|Date of birth||16 October 1872|
|Place of birth||Bootle, Liverpool, England|
|Date of death||1942 (aged 69–70)|
|Playing position||Full back|
|1893||Liverpool South End|
|1898–1899||Glossop North End||33||(1)|
|1915–1919||Arsenal (de facto)|
|* Senior club appearances and goals counted for the domestic league only.
James McEwen (16 October 1872 – 1942), also known as Jimmy McEwen or "Punch" McEwen, was an English professional footballer and coach.
McEwen started his playing career with Bootle, before moving south to join Luton Town. After one season, he then joined Glossop North End for their first season in the Football League. At the end of the season, North End gained promotion to the First Division. The club then changed their name to Glossop but finished the 1899–00 season at the foot of the table.
McEwen then moved on to Bury, where he won the FA Cup in 1903, with a crushing 6–0 victory over Derby County. After three years at Gigg Lane, he returned for a spell at Luton Town (now in the Southern League), before joining Norwich City, initially as a player, before taking on the role of manager. McEwen was City's second manager, and was in charge for 43 matches between 1907 and 1908, winning 13, losing 20 and drawing 10 games
After leaving Norwich City he returned to Glossop as a player for the 1911–12 season. He then joined Fulham as a scout before in 1914 he joined Arsenal's coaching staff, working under manager George Morrell. After Morrell's resignation in 1915, McEwen took charge of first-team affairs at the club during the remainder of World War I, becoming the de facto caretaker manager of the team, which played in the London Combination. After the war had ended he was replaced by Leslie Knighton for the start of the 1919–20 season, but McEwen continued to stay with the club, working as a dressing-room attendant and as a coach under Herbert Chapman.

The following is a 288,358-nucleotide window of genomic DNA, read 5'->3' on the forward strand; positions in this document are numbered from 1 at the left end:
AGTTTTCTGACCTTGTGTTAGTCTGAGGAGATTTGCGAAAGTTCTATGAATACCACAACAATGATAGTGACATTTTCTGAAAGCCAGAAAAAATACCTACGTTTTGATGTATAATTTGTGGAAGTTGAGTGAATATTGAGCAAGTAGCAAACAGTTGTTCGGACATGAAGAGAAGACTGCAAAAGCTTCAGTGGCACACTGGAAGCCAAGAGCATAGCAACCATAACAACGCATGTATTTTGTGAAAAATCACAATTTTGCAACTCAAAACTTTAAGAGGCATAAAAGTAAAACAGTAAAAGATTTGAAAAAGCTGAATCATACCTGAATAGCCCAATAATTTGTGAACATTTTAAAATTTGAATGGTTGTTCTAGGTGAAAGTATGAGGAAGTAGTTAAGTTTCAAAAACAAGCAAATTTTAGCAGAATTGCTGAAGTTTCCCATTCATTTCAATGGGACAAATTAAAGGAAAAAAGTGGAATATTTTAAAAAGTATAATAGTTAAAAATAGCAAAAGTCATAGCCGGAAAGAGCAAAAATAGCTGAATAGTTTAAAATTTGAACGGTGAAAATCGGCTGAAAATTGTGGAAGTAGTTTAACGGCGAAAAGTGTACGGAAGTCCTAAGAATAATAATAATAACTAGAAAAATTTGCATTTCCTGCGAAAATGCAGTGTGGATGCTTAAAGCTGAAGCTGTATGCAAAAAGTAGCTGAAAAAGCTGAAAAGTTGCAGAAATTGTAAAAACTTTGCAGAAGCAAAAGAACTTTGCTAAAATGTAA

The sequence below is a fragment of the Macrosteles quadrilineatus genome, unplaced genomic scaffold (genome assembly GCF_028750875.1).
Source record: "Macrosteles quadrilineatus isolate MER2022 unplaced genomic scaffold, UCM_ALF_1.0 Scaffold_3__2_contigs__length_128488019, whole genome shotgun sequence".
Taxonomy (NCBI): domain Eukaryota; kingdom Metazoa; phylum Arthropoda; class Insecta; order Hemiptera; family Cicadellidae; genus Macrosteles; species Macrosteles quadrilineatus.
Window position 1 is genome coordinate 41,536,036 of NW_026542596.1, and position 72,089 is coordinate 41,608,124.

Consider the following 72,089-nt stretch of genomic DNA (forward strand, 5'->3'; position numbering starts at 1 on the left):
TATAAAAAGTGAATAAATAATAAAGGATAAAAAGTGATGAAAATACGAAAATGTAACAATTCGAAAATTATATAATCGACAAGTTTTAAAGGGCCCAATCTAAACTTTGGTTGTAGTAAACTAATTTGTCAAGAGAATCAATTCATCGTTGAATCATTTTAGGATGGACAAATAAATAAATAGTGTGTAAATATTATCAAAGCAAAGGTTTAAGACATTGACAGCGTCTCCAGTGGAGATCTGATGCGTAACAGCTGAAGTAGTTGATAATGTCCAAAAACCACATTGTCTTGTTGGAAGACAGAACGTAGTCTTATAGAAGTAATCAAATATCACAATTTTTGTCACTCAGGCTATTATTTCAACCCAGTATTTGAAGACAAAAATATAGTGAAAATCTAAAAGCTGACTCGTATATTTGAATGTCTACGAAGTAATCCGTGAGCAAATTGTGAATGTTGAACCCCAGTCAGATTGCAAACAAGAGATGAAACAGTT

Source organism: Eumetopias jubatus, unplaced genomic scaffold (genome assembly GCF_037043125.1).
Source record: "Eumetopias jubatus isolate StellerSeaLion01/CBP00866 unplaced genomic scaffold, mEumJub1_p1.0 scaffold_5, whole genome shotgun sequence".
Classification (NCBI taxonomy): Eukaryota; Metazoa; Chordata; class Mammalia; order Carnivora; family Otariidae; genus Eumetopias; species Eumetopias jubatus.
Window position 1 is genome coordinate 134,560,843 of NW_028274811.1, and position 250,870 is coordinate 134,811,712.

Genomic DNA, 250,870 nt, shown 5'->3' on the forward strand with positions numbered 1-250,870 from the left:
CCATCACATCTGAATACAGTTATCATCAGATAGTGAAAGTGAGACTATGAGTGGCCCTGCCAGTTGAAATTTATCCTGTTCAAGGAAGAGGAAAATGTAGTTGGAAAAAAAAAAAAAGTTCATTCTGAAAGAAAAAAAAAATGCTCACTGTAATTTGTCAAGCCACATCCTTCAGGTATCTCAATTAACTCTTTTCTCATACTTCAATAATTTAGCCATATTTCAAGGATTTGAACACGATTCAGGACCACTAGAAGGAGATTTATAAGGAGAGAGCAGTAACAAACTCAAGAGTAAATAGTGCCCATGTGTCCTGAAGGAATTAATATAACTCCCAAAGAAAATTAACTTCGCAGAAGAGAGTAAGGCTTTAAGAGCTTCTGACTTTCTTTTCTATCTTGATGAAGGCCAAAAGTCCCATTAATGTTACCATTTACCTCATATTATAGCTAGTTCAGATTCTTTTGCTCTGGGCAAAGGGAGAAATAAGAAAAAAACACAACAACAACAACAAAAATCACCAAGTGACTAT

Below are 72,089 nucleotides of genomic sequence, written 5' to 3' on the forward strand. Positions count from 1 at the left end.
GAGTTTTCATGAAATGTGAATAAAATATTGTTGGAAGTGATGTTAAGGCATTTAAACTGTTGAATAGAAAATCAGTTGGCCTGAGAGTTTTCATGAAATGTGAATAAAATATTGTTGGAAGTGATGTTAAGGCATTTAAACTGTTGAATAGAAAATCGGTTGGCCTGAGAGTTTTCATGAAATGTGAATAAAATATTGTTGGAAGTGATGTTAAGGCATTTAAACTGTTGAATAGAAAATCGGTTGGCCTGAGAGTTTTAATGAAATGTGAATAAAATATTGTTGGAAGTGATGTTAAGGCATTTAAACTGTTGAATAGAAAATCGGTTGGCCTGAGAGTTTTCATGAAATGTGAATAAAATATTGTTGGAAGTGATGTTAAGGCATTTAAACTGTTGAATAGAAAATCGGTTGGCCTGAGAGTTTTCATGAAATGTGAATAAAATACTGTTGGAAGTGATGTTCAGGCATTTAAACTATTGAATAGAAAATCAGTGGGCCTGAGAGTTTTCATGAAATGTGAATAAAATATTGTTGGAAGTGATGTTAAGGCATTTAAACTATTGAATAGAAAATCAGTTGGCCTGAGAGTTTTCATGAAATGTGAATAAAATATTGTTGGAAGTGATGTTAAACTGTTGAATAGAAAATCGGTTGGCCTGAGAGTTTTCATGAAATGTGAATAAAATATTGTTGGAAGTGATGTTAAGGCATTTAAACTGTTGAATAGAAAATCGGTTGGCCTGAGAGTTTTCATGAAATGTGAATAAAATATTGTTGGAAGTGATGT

As a player
- "Manager History for Norwich City". Eastern Daily Press. Archived from the original on 12 December 2004. Retrieved 21 March 2007.
- "Henry Norris' fall from grace in 1927: how Arsenal was run".
- Joy, Bernard (1952). Forward Arsenal!. Phoenix House. p. 26.
"By April 1915 [...] the club had to dispense with Manager George Morrell and Coach 'Punch' McEwan [sic] got the teams together for the newly formed London Football Combination.
- Encyclopedia of British Football.